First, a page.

Dan "The Beast" Severn vs. The Rock:

Semi-Finals Match #2. The Rock is the reigning Intercontinental Champion, and Severn vs. Shamrock is heavily teased, although the likely Finals would be Shamrock FINALLY getting one over on the Rock. Rock beat Vader and Triple H, while Severn went over D'Lo Brown and Owen Hart, the former selling a legit injury by wearing a chest protector for almost a year in a cute rehash of Bob Orton's never-healing wrist. Severn picks the ankle, but Rock hooks the ropes. Severn with a waistlock takedown, and again Rock makes it to the ropes. Rock lands an elbow to the side of the head and sends Severn to the buckle. Rock misses a charge, and Severn takes him over with a fireman's carry into an armbar. Severn with the Dragon Sleeper, but Rock is in the ropes. Rock with a clothesline and starts putting the boots to Severn. Snap suplex gets two. Whip to the ropes, and a collision puts both men down. Henry and the Godfather come out to distract the referee, allowing D'Lo to run in and hit the Chest-Protector Frog Splash. Rock covers for three at 4:26, sending him into the Finals against Shamrock. *1/4 They definitely were on different pages, but it was short enough to not be a bad match. Crowd with a surprising babyface pop for the Rock.

Al Snow & Head vs. Too Much:

Another match added at the last minute. Yes, HEAD is a legal participant of the match. Too Much is Brian "Don't Call Me Jerry's Kid" Christopher and Scott Taylor. Oh, and we have a SPECIAL REFEREE for this match... Jerry "The King" Lawler. Short reason for the match: Snow wants a contract, Lawler offered to help him get a meeting with Mr. McMahon, but he lied. There you go. This match seems like something straight out of Memphis. Snow starts with Taylor. We know it's a comedy match because Taylor actually backs away from HEAD. Jim Ross notes a strong family resemblance between Lawler and Christopher. It's amazing that it wasn't until 2012 that they actually confessed to being father and son. That's kayfabe, folks. Lawler is obviously the bias referee, and actually reprimands Head because... I don't know. Too Much dominate, but this match was DOA, and I don't mean the Harris Twins. Snow mounts the big comeback, but Brian Christopher grabs Head, attaches a bottle of "Head & Shoulders" to its neck, and covers for three at 8:29. Yes, Brian Christopher pinned Head because it had "HEAD & SHOULDERS." DUD Awful comedy aside (and yes, I did laugh at that finish), just a weird match that really had no place being presented on PPV. The crowd doesn't even bother reacting to the finish. You know it's stupid comedy because Brian Christopher has to tell us the joke.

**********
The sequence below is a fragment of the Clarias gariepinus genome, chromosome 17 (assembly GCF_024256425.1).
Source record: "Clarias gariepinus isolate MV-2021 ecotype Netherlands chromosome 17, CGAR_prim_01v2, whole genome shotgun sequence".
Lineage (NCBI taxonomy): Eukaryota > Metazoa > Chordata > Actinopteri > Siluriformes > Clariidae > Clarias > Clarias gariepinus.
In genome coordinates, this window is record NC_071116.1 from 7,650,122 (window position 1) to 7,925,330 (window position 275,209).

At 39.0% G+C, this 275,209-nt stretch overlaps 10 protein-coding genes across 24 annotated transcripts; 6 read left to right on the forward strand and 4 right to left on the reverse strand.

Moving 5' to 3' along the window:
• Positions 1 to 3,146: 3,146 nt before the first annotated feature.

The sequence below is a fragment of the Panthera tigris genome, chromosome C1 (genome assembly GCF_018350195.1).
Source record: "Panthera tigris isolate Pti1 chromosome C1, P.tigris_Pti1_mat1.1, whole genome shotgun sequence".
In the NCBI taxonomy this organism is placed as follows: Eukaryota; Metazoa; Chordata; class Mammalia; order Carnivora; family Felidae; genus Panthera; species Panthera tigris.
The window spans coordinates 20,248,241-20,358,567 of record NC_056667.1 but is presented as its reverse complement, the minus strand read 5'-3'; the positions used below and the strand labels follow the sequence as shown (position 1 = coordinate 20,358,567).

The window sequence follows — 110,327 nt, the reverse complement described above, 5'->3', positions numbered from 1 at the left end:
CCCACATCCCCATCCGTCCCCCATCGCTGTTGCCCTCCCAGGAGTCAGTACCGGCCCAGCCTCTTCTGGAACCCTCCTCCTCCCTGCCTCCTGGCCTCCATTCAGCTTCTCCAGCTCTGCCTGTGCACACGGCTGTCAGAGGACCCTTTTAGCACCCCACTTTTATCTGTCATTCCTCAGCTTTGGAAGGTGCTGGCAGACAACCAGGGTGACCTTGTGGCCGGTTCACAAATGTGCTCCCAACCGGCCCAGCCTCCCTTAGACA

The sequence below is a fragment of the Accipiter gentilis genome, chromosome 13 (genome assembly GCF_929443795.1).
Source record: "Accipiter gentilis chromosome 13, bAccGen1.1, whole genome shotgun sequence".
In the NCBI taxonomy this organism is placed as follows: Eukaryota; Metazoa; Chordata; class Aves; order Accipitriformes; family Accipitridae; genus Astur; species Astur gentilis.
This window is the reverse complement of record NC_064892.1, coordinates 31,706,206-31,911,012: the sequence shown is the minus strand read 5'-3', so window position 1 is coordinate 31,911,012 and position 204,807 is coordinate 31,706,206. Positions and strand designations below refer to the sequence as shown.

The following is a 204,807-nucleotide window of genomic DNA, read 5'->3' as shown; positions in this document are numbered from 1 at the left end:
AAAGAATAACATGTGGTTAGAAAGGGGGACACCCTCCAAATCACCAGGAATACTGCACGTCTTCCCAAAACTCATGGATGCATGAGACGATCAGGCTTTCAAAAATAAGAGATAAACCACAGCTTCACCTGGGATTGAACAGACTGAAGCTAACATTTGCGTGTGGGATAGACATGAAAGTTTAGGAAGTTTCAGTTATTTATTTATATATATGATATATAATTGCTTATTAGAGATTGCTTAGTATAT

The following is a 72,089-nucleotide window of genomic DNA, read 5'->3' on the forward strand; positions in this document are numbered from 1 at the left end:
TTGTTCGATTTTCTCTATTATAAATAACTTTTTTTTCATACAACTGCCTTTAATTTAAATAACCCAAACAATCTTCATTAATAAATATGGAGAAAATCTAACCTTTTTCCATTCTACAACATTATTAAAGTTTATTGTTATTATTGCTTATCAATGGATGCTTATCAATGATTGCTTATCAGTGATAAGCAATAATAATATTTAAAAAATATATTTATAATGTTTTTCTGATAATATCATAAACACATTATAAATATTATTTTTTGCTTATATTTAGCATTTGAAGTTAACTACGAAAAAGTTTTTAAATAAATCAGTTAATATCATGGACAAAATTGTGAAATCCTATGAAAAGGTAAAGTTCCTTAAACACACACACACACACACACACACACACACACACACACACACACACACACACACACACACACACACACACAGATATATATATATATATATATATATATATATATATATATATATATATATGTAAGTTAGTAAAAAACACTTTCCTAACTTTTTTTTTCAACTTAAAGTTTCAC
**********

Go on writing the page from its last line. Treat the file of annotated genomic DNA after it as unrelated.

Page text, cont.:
X-Pac (w/ Chyna) vs. Owen Hart:

There's a lot of bad blood between these two, none of it being that they competed against each other in the Semi-Finals of the 1994 Tournament. Owen cost X-Pac his Qualifying Match, and X-Pac responded by busting Owen up hard-way across the back of the head. In what had to be a nod to their '94 match, X-Pac greets Owen with a baseball slide while still being introduced. Owen avoids a monkey flip in the corner and pounds away. Hard whip to the corner, followed by a back breaker. Owen with the spinning heel kick for two. Owen takes a chest-first bump to the buckle. Owen wins a slugfest and takes X-Pac over with a fisherman suplex for two. Gutwrench suplex gets two. Owen appears to go low and cradles X-Pac for another two count. X-Pac sends Owen to the floor and comes off the apron with a clothesline. Whip is reversed, with X-Pac taking a Giant-Sized bump into the timekeeper's table. Back inside, Owen comes off the top with a missile dropkick for two. Owen grabs a sleeper as Jim Ross notes X-Pac's history of neck problems. X-Pac reverses the hold and comes out of nowhere with what looked like the X-Factor, but it's barely a transition move. Owen catches a heel kick, but X-Pac follows up with an enziguri. He lays into Owen with kicks in the corner and they do a sorry-ass Bronco Buster. I hate that spot in general, but this looked bad. They fight on the top rope, with X-Pac crotched along the top rope and Owen knocked to the canvas. Mark Henry shows up and splashes X-Pac on the floor. The referee gets between Henry and Chyna, and suddenly Vader shows up to KO Henry. Owen with the Sharpshooter, but Chyna runs in with a DDT! X-Pac rolls on top or the three count at 8:32. **3/4 Too much pointless interference, especially the random appearance of Vader, but a good match, regardless.